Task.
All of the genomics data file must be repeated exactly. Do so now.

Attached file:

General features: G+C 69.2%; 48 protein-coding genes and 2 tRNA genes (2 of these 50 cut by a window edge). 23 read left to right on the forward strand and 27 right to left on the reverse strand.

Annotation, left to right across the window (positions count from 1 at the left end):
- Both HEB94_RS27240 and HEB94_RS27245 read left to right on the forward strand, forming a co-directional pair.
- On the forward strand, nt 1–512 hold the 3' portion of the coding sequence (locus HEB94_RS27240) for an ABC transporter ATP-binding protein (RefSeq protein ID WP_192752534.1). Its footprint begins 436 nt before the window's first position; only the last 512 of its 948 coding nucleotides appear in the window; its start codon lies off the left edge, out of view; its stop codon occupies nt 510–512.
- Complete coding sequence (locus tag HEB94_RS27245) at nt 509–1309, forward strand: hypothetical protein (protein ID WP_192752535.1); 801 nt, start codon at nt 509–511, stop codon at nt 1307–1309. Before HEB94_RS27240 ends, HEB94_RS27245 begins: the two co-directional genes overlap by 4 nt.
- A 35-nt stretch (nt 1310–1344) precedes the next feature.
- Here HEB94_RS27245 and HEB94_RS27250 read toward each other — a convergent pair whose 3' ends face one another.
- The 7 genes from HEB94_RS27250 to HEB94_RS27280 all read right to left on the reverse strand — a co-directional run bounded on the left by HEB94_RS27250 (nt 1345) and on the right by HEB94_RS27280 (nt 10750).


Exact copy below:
General features: G+C 69.2%; 48 protein-coding genes and 2 tRNA genes (2 of these 50 cut by a window edge). 23 read left to right on the forward strand and 27 right to left on the reverse strand.

Annotation, left to right across the window (positions count from 1 at the left end):
- Both HEB94_RS27240 and HEB94_RS27245 read left to right on the forward strand, forming a co-directional pair.
- On the forward strand, nt 1–512 hold the 3' portion of the coding sequence (locus HEB94_RS27240) for an ABC transporter ATP-binding protein (RefSeq protein ID WP_192752534.1). Its footprint begins 436 nt before the window's first position; only the last 512 of its 948 coding nucleotides appear in the window; its start codon lies off the left edge, out of view; its stop codon occupies nt 510–512.
- Complete coding sequence (locus tag HEB94_RS27245) at nt 509–1309, forward strand: hypothetical protein (protein ID WP_192752535.1); 801 nt, start codon at nt 509–511, stop codon at nt 1307–1309. Before HEB94_RS27240 ends, HEB94_RS27245 begins: the two co-directional genes overlap by 4 nt.
- A 35-nt stretch (nt 1310–1344) precedes the next feature.
- Here HEB94_RS27245 and HEB94_RS27250 read toward each other — a convergent pair whose 3' ends face one another.
- The 7 genes from HEB94_RS27250 to HEB94_RS27280 all read right to left on the reverse strand — a co-directional run bounded on the left by HEB94_RS27250 (nt 1345) and on the right by HEB94_RS27280 (nt 10750).